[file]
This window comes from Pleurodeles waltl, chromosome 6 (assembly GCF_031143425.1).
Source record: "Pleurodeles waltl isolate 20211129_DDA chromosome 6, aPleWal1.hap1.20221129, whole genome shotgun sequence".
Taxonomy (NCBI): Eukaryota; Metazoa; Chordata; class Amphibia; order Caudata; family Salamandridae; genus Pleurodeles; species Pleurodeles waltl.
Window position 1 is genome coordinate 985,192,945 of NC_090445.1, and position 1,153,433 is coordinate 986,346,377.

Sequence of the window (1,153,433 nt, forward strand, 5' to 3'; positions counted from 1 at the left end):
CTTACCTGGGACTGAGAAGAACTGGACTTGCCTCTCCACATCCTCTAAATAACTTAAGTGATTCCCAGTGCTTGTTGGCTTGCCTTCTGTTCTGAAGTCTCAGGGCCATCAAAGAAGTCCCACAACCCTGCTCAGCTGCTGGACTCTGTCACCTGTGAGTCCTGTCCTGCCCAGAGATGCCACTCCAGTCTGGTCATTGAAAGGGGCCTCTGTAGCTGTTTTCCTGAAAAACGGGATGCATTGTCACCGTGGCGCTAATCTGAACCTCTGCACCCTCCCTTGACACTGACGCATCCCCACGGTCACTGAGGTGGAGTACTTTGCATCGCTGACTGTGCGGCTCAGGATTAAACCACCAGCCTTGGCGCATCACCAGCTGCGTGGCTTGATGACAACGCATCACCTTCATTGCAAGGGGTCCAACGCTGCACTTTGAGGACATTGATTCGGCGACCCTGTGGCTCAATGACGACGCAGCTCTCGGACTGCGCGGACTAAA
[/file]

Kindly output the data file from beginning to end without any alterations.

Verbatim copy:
This window comes from Pleurodeles waltl, chromosome 6 (assembly GCF_031143425.1).
Source record: "Pleurodeles waltl isolate 20211129_DDA chromosome 6, aPleWal1.hap1.20221129, whole genome shotgun sequence".
Taxonomy (NCBI): Eukaryota; Metazoa; Chordata; class Amphibia; order Caudata; family Salamandridae; genus Pleurodeles; species Pleurodeles waltl.
Window position 1 is genome coordinate 985,192,945 of NC_090445.1, and position 1,153,433 is coordinate 986,346,377.

Sequence of the window (1,153,433 nt, forward strand, 5' to 3'; positions counted from 1 at the left end):
CTTACCTGGGACTGAGAAGAACTGGACTTGCCTCTCCACATCCTCTAAATAACTTAAGTGATTCCCAGTGCTTGTTGGCTTGCCTTCTGTTCTGAAGTCTCAGGGCCATCAAAGAAGTCCCACAACCCTGCTCAGCTGCTGGACTCTGTCACCTGTGAGTCCTGTCCTGCCCAGAGATGCCACTCCAGTCTGGTCATTGAAAGGGGCCTCTGTAGCTGTTTTCCTGAAAAACGGGATGCATTGTCACCGTGGCGCTAATCTGAACCTCTGCACCCTCCCTTGACACTGACGCATCCCCACGGTCACTGAGGTGGAGTACTTTGCATCGCTGACTGTGCGGCTCAGGATTAAACCACCAGCCTTGGCGCATCACCAGCTGCGTGGCTTGATGACAACGCATCACCTTCATTGCAAGGGGTCCAACGCTGCACTTTGAGGACATTGATTCGGCGACCCTGTGGCTCAATGACGACGCAGCTCTCGGACTGCGCGGACTAAA